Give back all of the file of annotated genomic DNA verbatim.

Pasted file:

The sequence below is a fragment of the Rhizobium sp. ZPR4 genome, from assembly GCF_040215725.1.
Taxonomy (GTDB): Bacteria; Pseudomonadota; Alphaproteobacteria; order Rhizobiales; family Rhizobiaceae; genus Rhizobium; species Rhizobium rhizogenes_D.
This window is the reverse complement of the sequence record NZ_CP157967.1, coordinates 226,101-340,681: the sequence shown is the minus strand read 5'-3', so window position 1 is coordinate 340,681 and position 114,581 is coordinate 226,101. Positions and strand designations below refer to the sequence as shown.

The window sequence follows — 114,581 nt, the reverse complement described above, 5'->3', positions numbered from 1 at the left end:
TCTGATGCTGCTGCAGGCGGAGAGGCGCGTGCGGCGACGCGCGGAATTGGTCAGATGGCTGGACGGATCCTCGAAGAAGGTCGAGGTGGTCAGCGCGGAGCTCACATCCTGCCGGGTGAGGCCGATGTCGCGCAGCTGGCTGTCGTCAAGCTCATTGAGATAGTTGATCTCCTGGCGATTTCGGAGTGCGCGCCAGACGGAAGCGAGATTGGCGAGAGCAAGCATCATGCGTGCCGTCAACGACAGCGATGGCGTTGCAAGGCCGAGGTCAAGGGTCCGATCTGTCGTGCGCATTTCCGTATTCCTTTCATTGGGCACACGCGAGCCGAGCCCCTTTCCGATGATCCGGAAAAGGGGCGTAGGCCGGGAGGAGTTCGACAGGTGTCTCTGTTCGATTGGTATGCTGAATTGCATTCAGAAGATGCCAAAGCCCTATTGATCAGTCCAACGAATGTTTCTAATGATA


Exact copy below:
The sequence below is a fragment of the Rhizobium sp. ZPR4 genome, from assembly GCF_040215725.1.
Taxonomy (GTDB): Bacteria; Pseudomonadota; Alphaproteobacteria; order Rhizobiales; family Rhizobiaceae; genus Rhizobium; species Rhizobium rhizogenes_D.
This window is the reverse complement of the sequence record NZ_CP157967.1, coordinates 226,101-340,681: the sequence shown is the minus strand read 5'-3', so window position 1 is coordinate 340,681 and position 114,581 is coordinate 226,101. Positions and strand designations below refer to the sequence as shown.

The window sequence follows — 114,581 nt, the reverse complement described above, 5'->3', positions numbered from 1 at the left end:
TCTGATGCTGCTGCAGGCGGAGAGGCGCGTGCGGCGACGCGCGGAATTGGTCAGATGGCTGGACGGATCCTCGAAGAAGGTCGAGGTGGTCAGCGCGGAGCTCACATCCTGCCGGGTGAGGCCGATGTCGCGCAGCTGGCTGTCGTCAAGCTCATTGAGATAGTTGATCTCCTGGCGATTTCGGAGTGCGCGCCAGACGGAAGCGAGATTGGCGAGAGCAAGCATCATGCGTGCCGTCAACGACAGCGATGGCGTTGCAAGGCCGAGGTCAAGGGTCCGATCTGTCGTGCGCATTTCCGTATTCCTTTCATTGGGCACACGCGAGCCGAGCCCCTTTCCGATGATCCGGAAAAGGGGCGTAGGCCGGGAGGAGTTCGACAGGTGTCTCTGTTCGATTGGTATGCTGAATTGCATTCAGAAGATGCCAAAGCCCTATTGATCAGTCCAACGAATGTTTCTAATGATA